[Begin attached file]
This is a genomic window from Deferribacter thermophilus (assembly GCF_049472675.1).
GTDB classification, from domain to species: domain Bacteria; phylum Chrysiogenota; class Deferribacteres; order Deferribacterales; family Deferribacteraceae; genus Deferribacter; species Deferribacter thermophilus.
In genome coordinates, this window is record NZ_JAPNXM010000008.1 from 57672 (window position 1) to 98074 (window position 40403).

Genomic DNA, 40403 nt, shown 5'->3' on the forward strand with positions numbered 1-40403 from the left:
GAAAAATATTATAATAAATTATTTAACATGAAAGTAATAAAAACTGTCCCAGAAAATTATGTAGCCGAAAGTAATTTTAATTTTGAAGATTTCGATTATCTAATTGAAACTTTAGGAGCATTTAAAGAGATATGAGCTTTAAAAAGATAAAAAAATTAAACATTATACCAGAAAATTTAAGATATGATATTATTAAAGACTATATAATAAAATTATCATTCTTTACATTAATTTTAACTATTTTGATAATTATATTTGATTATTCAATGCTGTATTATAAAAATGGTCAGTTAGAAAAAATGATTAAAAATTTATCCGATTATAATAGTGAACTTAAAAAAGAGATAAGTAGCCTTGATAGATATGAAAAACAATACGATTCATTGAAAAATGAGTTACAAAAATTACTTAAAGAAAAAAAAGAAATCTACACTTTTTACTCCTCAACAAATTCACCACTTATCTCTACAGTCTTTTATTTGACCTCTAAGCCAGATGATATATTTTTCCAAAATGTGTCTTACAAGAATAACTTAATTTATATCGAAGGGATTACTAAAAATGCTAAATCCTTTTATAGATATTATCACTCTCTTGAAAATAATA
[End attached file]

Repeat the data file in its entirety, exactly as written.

This is a genomic window from Deferribacter thermophilus (assembly GCF_049472675.1).
GTDB classification, from domain to species: domain Bacteria; phylum Chrysiogenota; class Deferribacteres; order Deferribacterales; family Deferribacteraceae; genus Deferribacter; species Deferribacter thermophilus.
In genome coordinates, this window is record NZ_JAPNXM010000008.1 from 57672 (window position 1) to 98074 (window position 40403).

Genomic DNA, 40403 nt, shown 5'->3' on the forward strand with positions numbered 1-40403 from the left:
GAAAAATATTATAATAAATTATTTAACATGAAAGTAATAAAAACTGTCCCAGAAAATTATGTAGCCGAAAGTAATTTTAATTTTGAAGATTTCGATTATCTAATTGAAACTTTAGGAGCATTTAAAGAGATATGAGCTTTAAAAAGATAAAAAAATTAAACATTATACCAGAAAATTTAAGATATGATATTATTAAAGACTATATAATAAAATTATCATTCTTTACATTAATTTTAACTATTTTGATAATTATATTTGATTATTCAATGCTGTATTATAAAAATGGTCAGTTAGAAAAAATGATTAAAAATTTATCCGATTATAATAGTGAACTTAAAAAAGAGATAAGTAGCCTTGATAGATATGAAAAACAATACGATTCATTGAAAAATGAGTTACAAAAATTACTTAAAGAAAAAAAAGAAATCTACACTTTTTACTCCTCAACAAATTCACCACTTATCTCTACAGTCTTTTATTTGACCTCTAAGCCAGATGATATATTTTTCCAAAATGTGTCTTACAAGAATAACTTAATTTATATCGAAGGGATTACTAAAAATGCTAAATCCTTTTATAGATATTATCACTCTCTTGAAAATAATA